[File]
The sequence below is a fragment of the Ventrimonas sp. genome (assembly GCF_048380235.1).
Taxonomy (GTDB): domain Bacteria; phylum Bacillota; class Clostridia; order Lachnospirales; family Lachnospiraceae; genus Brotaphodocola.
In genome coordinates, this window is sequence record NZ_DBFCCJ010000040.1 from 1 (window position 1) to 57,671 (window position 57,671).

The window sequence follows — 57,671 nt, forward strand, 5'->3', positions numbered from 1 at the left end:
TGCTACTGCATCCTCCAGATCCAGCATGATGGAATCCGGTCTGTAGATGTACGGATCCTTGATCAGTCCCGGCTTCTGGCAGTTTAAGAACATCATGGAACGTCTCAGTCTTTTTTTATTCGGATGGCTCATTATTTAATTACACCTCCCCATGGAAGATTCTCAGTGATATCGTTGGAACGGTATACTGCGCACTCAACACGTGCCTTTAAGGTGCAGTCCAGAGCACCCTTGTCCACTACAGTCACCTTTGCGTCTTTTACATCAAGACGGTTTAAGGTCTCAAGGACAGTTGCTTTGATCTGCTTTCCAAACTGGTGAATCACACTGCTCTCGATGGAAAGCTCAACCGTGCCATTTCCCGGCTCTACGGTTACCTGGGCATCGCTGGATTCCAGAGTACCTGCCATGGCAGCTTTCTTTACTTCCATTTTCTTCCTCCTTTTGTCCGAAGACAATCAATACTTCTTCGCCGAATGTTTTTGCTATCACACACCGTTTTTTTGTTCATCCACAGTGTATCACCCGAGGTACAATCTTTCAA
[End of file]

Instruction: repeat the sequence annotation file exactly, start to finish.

The sequence below is a fragment of the Ventrimonas sp. genome (assembly GCF_048380235.1).
Taxonomy (GTDB): domain Bacteria; phylum Bacillota; class Clostridia; order Lachnospirales; family Lachnospiraceae; genus Brotaphodocola.
In genome coordinates, this window is sequence record NZ_DBFCCJ010000040.1 from 1 (window position 1) to 57,671 (window position 57,671).

The window sequence follows — 57,671 nt, forward strand, 5'->3', positions numbered from 1 at the left end:
TGCTACTGCATCCTCCAGATCCAGCATGATGGAATCCGGTCTGTAGATGTACGGATCCTTGATCAGTCCCGGCTTCTGGCAGTTTAAGAACATCATGGAACGTCTCAGTCTTTTTTTATTCGGATGGCTCATTATTTAATTACACCTCCCCATGGAAGATTCTCAGTGATATCGTTGGAACGGTATACTGCGCACTCAACACGTGCCTTTAAGGTGCAGTCCAGAGCACCCTTGTCCACTACAGTCACCTTTGCGTCTTTTACATCAAGACGGTTTAAGGTCTCAAGGACAGTTGCTTTGATCTGCTTTCCAAACTGGTGAATCACACTGCTCTCGATGGAAAGCTCAACCGTGCCATTTCCCGGCTCTACGGTTACCTGGGCATCGCTGGATTCCAGAGTACCTGCCATGGCAGCTTTCTTTACTTCCATTTTCTTCCTCCTTTTGTCCGAAGACAATCAATACTTCTTCGCCGAATGTTTTTGCTATCACACACCGTTTTTTTGTTCATCCACAGTGTATCACCCGAGGTACAATCTTTCAA